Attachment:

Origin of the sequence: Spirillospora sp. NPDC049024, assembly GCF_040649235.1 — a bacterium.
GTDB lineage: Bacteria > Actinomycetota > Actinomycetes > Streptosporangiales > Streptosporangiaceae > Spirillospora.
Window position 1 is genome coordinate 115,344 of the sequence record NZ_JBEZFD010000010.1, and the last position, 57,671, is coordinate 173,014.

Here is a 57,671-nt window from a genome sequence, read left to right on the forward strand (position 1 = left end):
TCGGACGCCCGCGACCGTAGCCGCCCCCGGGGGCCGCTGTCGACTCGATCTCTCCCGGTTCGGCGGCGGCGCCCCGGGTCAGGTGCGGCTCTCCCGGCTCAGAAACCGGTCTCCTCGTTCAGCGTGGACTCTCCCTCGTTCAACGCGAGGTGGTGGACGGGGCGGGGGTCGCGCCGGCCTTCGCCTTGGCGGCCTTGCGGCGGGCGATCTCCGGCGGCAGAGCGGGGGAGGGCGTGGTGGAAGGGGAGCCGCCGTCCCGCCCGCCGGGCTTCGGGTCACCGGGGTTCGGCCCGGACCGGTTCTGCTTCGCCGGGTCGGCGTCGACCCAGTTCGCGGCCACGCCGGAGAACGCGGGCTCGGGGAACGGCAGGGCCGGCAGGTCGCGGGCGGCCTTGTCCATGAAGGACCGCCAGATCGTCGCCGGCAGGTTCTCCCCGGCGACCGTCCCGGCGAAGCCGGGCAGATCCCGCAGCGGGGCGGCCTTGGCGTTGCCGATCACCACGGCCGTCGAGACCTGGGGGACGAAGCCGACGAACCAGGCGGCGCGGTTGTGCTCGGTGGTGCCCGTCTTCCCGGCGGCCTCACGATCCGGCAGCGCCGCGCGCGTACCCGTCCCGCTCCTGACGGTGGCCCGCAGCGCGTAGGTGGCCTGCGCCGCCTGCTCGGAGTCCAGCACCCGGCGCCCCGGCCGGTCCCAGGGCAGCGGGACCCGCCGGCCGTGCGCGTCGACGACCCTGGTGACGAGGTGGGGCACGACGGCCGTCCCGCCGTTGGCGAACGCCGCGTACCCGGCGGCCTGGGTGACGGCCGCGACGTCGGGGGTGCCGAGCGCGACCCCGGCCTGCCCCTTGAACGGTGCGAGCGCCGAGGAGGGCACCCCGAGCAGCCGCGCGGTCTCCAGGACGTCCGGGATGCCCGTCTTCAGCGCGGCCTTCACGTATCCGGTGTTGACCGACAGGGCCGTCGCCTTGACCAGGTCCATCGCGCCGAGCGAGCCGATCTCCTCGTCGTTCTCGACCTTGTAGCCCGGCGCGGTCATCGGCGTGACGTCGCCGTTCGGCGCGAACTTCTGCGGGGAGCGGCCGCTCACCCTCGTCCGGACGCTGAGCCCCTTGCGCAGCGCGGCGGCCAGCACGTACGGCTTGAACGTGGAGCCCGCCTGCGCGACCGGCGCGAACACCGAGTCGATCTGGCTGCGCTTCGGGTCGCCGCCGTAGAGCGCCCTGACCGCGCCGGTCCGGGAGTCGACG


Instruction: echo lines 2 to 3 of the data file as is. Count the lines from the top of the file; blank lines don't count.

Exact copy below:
GTDB lineage: Bacteria > Actinomycetota > Actinomycetes > Streptosporangiales > Streptosporangiaceae > Spirillospora.
Window position 1 is genome coordinate 115,344 of the sequence record NZ_JBEZFD010000010.1, and the last position, 57,671, is coordinate 173,014.